Search
Close this search box.

Tips to remember on ATAR release day

About to finish Year 12? Nervous about ATAR release day? Let’s be honest, waiting to find out the single score that’s supposed to define your future isn’t fun.

At Study Work Grow, we believe that you should be judged on everything you’ve done and the person you’ve become, rather than one little number.

In a few months, you’ll be off at uni or TAFE, working, or even backpacking around some far flung part of the world and no one will either know or care what you got for your ATAR. Unfortunately, that doesn’t stop you from worrying right now. So here’s our key tips for retaining your sanity on ATAR release day.

You don’t have to know what you want to do yet

When you leave school, a whole world of options open up in front of you. There are a few paths you can walk down that may seem quite different, but the truth is that all of them intersect, and it’s even possible to jump from one to another if you want.

Say you want to go to uni – you did well at school, you want to keep learning, and you have a few favourite subjects…but you’re not quite sure how they translate into a career yet.

You can always pick something that lets you choose from a range of different subjects, and narrow it down after a couple of semesters. Don’t choose not to go to uni, just because you don’t know what you want to do yet – you have plenty of time to work that out later.

Want to get a trade or go to TAFE? Fantastic; there are literally thousands of vocational courses you can choose from. You can sign up for pre-apprenticeship courses, try as many as you like, and eventually find something you love – whether it’s baking, painting, electrical, automotive, or beauty therapy.

Get a part-time job if you need to, and have a go at anything that sparks your interest in your spare time. Sure, it’s not as ‘neat and tidy’ as just picking something, but there’s way less pressure and you’re more likely to enjoy yourself. Plus, you’ll have tonnes of experience for your resume.

The point here is that you don’t need to have your whole life neatly planned out at 18 years old. And even if you do, chances are you’ll find yourself changing your mind or falling into unexpected opportunities down the track. Don’t fall victim to analysis paralysis.

If you don’t get the ATAR you want, you still have options to achieve your goals

If your ATAR won’t get into your dream course, it’s not the end. We cannot overstate this – there are a hundred and one ways to get into just about every course, including:

  • Picking something else that’s related, then transferring across.
  • Applying directly for alternative entry.
  • Going to another uni with lower entry requirements – you might find it’s better there anyway.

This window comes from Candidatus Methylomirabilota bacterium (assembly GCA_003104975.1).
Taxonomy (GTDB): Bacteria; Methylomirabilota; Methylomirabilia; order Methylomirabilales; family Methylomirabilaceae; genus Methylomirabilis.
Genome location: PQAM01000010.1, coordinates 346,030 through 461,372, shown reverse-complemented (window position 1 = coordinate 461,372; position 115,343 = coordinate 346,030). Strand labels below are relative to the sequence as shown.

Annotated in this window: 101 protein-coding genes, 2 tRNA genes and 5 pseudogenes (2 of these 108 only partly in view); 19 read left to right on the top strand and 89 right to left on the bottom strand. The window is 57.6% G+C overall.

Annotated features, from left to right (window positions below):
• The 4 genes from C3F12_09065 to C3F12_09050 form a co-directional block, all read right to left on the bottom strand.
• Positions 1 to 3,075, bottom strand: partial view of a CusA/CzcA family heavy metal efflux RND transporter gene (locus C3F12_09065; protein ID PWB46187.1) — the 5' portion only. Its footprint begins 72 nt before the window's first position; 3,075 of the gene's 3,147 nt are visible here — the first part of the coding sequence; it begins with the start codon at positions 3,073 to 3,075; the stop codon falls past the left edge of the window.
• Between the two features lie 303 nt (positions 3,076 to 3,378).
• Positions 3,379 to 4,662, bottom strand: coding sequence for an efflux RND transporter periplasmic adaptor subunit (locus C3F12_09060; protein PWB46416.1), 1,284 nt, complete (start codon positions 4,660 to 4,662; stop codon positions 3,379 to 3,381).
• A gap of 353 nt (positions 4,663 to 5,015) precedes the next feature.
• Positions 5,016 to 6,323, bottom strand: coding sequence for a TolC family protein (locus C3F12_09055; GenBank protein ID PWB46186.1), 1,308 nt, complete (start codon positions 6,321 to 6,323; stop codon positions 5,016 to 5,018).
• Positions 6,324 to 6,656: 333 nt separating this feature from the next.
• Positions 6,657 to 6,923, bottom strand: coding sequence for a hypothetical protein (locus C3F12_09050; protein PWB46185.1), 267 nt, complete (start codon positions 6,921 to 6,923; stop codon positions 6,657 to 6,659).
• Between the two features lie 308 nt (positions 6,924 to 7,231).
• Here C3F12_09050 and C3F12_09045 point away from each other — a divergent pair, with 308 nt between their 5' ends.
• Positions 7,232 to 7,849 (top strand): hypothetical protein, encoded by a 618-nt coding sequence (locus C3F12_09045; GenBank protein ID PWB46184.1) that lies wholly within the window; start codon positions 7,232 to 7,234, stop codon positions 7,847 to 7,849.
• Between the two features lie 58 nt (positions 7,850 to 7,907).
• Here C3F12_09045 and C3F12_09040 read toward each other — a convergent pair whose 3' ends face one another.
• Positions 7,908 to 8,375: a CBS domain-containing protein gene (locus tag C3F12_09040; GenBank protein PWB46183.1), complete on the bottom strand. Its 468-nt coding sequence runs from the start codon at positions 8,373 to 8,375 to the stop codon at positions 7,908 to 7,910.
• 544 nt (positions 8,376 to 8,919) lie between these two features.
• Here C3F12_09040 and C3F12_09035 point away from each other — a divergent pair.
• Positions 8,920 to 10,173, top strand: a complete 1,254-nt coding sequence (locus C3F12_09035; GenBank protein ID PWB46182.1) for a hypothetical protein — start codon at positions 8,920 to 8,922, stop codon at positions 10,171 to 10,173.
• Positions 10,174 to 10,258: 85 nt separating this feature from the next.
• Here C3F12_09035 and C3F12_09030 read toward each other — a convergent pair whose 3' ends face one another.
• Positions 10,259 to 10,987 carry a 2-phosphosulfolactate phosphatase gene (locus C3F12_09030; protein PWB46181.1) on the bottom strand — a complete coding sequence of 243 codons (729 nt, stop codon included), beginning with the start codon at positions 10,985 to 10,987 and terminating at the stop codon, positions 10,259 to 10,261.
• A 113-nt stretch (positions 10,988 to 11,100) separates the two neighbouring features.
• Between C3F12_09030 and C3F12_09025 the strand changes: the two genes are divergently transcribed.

• Working for 12 months first. Do a heap of short courses, get work experience, network in your community, volunteer, then apply again at the end of next year.

The ranks of mature age students are growing by the year. Lots of people leave school, work for a while, then end up going back to study later on. Think outside the box and you could be surprised where you end up.

Your ATAR does not reflect who you are as a person

One number cannot define you or who you are. If you have an incredible ATAR, but no interpersonal skills, extra-curricular activities, or work experience, it won’t be enough to get you hired. Many high-achieving students often fall into the trap of focusing solely on their studies and neglecting other aspects of their life, which can sometimes undermine a fantastic ATAR.

Conversely, if you’ve worked hard at school and have reports that reflect your effort, you can easily combat a low ATAR. Get letters of recommendation from your teachers (or principal if you can). Taking on leadership positions at school, volunteering, being involved in sports and clubs, and presenting yourself well can go a really long way when it comes to impressing both universities and employers.

You’re not alone

This is a stressful time, so rely on the people who care about you. There are lots of people who are ready to help right now, and once you get your results, there are a huge range of resources you can take advantage of.

  • Reach out to family and friends. They know that even if you’re expecting a good score this is a hard time, and would love to be there for you.
  • Get in touch with your preferred uni. Once you’ve got your score, many institutions hold post-ATAR info sessions where you can ask questions and find out about your options, even if you didn’t get the score you wanted.
  • There are lots of support services available as well. Youth Beyond Blue are just one group who will be there if you need someone to talk to.

Good luck!

We wish you all the best of luck on ATAR release day and hope you get the results you’ve been working hard for. And remember – no matter what your score looks like, you always have options.